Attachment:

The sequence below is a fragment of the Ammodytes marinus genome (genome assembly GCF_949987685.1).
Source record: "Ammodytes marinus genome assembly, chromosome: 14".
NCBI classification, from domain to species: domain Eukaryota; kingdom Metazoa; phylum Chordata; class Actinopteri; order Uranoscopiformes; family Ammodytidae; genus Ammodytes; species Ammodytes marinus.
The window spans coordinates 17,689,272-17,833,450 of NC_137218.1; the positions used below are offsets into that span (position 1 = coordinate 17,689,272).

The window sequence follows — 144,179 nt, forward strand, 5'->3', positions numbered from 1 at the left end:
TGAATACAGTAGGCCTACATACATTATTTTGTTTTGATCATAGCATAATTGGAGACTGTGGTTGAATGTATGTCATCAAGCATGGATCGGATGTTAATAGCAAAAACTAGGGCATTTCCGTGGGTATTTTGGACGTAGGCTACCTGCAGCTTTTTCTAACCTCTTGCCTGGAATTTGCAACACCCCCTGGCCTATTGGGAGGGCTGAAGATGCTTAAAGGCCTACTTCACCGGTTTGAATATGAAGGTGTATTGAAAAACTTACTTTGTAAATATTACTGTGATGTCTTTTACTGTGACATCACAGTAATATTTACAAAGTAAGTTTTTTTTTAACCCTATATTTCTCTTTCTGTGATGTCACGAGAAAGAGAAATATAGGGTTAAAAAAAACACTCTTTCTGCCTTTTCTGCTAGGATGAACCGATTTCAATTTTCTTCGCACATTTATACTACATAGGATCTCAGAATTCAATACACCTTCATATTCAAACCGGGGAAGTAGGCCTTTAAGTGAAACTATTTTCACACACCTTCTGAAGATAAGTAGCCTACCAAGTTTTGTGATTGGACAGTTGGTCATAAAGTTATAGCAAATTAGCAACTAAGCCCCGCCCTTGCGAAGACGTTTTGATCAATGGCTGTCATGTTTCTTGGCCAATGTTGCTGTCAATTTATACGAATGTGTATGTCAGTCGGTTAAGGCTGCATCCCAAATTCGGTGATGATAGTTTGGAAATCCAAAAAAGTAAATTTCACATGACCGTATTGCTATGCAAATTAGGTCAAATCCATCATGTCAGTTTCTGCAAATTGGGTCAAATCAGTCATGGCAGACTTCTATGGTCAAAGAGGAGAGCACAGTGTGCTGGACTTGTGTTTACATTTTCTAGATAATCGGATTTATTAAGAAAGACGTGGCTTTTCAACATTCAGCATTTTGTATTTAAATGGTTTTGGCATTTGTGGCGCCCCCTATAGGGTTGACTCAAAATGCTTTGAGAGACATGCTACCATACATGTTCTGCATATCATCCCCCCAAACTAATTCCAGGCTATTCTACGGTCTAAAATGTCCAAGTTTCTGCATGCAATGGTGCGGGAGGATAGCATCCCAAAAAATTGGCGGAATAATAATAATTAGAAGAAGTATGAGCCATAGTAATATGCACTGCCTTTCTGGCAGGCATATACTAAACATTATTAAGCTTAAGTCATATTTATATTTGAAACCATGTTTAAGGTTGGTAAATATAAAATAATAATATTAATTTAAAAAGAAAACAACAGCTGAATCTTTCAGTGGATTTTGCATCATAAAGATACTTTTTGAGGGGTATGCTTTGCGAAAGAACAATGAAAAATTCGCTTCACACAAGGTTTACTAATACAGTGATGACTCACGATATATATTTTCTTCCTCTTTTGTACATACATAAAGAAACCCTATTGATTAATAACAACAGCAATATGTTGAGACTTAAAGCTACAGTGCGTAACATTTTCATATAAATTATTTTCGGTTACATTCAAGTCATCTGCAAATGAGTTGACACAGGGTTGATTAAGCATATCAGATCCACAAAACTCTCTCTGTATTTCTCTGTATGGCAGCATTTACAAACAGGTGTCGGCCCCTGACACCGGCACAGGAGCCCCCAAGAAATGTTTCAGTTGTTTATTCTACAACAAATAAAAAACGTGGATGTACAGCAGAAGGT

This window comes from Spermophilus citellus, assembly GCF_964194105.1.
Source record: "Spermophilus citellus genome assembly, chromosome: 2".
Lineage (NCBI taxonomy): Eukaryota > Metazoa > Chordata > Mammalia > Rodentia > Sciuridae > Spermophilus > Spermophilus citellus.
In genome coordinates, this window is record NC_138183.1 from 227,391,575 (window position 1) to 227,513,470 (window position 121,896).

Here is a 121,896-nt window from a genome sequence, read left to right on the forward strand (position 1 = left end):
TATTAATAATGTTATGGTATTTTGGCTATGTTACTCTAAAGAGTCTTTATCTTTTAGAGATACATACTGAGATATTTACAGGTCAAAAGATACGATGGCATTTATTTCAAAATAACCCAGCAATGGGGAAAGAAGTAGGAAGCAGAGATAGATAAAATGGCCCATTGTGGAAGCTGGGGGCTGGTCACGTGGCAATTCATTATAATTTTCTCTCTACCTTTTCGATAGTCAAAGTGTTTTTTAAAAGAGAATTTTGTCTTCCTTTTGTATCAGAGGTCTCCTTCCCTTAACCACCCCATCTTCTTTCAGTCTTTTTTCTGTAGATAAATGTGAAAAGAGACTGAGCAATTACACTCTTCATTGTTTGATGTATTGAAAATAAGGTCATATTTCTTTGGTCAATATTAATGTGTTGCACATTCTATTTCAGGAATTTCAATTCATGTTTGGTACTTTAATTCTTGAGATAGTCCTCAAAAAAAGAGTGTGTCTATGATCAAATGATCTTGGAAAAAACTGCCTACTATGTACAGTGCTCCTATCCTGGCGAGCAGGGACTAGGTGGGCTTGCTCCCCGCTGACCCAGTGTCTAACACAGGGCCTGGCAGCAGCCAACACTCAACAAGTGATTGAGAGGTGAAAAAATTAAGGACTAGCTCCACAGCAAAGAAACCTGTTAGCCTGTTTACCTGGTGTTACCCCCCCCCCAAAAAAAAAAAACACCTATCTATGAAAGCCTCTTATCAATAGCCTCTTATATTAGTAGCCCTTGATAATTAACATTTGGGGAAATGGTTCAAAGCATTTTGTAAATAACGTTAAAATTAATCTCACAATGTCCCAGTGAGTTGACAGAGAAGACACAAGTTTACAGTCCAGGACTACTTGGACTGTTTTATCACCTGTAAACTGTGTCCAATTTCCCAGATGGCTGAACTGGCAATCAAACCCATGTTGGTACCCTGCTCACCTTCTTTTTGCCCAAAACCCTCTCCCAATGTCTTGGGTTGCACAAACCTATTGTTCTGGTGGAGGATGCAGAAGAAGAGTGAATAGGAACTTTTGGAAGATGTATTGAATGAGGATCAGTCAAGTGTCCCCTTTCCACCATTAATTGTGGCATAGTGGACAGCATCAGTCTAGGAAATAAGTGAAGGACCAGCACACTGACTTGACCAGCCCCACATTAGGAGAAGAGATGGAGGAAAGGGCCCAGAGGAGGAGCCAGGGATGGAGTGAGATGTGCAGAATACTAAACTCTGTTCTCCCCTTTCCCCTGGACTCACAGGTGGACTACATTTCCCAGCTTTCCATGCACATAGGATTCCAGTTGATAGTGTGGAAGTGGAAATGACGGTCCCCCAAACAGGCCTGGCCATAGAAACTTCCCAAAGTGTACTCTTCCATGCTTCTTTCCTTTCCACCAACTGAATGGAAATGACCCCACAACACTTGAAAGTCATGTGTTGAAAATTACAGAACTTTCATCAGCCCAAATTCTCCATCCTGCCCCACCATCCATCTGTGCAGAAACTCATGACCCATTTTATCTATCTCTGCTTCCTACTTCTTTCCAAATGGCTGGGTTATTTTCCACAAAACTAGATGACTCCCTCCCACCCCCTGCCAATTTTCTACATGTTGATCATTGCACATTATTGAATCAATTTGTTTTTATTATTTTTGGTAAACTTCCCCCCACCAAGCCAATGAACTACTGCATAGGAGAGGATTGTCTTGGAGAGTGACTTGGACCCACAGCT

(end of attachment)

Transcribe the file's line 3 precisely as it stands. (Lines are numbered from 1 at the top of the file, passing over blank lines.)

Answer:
NCBI classification, from domain to species: domain Eukaryota; kingdom Metazoa; phylum Chordata; class Actinopteri; order Uranoscopiformes; family Ammodytidae; genus Ammodytes; species Ammodytes marinus.